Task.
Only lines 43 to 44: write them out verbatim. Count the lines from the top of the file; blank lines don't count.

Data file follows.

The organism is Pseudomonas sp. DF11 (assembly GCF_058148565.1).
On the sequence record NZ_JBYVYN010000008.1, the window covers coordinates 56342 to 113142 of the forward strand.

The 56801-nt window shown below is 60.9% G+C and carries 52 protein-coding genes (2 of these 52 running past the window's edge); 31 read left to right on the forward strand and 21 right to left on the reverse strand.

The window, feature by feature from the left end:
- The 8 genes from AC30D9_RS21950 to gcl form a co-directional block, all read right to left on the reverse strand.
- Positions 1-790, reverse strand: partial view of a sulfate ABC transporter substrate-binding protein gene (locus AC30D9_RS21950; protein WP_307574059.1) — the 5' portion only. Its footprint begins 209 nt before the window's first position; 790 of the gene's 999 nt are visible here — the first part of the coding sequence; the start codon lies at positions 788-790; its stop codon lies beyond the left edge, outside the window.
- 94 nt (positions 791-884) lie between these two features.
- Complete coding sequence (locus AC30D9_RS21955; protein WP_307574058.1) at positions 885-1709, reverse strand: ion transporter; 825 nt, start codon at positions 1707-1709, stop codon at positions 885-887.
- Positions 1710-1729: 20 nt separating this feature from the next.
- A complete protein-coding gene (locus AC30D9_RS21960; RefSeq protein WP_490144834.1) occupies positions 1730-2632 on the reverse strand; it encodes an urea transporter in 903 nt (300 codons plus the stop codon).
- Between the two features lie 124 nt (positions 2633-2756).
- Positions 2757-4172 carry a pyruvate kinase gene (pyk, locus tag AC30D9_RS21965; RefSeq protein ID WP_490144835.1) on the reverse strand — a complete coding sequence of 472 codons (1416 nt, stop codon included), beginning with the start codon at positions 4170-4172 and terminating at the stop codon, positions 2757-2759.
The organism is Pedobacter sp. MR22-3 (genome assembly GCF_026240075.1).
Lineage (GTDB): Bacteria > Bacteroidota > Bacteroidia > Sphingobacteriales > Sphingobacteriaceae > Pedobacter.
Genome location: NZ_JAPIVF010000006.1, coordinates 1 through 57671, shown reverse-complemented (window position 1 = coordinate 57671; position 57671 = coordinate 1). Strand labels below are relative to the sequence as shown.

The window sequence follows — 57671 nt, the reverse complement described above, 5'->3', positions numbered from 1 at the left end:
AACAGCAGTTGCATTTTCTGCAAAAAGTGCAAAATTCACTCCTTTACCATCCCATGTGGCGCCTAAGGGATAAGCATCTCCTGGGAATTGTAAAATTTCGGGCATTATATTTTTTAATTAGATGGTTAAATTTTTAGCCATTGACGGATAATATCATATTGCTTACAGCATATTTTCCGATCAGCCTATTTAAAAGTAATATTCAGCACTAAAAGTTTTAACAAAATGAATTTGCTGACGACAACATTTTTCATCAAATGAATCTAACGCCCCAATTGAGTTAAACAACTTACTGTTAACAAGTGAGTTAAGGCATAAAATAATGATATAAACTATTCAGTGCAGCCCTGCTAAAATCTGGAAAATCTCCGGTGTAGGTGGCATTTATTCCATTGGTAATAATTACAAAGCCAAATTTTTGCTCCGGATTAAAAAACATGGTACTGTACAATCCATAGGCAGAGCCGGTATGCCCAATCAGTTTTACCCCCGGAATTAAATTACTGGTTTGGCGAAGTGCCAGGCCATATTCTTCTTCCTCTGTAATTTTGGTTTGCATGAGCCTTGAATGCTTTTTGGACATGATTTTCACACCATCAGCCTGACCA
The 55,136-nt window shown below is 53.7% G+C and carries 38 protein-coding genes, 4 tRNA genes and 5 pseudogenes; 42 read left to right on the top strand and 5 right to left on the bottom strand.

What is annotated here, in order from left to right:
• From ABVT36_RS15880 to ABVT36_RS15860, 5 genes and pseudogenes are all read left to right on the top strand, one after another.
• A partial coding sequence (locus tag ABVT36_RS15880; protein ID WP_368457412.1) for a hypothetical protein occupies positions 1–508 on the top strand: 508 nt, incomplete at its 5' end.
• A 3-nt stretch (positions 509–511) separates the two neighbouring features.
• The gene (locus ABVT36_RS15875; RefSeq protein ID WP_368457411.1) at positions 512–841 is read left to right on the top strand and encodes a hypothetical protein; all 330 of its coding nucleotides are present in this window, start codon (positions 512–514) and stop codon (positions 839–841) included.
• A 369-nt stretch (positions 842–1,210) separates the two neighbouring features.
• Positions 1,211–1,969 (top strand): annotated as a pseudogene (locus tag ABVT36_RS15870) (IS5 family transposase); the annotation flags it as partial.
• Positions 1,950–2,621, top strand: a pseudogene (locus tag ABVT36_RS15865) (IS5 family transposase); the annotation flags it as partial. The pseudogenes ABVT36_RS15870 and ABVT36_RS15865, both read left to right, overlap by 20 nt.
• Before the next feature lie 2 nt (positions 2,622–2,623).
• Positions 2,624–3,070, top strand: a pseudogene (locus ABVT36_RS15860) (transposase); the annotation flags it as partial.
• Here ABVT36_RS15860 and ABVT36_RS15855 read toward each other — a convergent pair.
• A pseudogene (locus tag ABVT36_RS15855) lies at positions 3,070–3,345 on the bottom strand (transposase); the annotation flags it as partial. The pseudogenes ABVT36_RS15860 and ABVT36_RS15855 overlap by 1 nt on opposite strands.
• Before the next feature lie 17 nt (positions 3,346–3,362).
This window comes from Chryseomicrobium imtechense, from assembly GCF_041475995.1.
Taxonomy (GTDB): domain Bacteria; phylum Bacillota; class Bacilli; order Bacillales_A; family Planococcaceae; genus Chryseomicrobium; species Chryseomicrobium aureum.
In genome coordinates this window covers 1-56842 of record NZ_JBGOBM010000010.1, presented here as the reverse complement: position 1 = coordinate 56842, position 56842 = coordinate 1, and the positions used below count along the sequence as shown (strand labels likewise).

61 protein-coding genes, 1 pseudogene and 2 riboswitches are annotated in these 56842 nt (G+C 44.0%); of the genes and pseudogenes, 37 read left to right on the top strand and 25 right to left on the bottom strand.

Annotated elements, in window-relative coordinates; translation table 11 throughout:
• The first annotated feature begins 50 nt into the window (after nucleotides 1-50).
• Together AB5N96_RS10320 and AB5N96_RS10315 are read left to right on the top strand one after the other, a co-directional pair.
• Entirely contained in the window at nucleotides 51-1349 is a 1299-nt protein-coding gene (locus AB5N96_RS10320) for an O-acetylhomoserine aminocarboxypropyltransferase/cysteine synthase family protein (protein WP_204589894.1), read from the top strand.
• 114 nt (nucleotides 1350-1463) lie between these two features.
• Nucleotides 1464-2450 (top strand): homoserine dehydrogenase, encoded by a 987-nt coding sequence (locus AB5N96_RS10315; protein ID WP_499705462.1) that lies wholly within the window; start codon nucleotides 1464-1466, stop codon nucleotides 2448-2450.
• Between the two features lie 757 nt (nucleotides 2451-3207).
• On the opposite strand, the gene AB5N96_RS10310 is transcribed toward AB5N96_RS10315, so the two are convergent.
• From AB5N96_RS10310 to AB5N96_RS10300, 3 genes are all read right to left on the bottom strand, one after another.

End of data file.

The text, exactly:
• On the opposite strand, the gene AB5N96_RS10310 is transcribed toward AB5N96_RS10315, so the two are convergent.
• From AB5N96_RS10310 to AB5N96_RS10300, 3 genes are all read right to left on the bottom strand, one after another.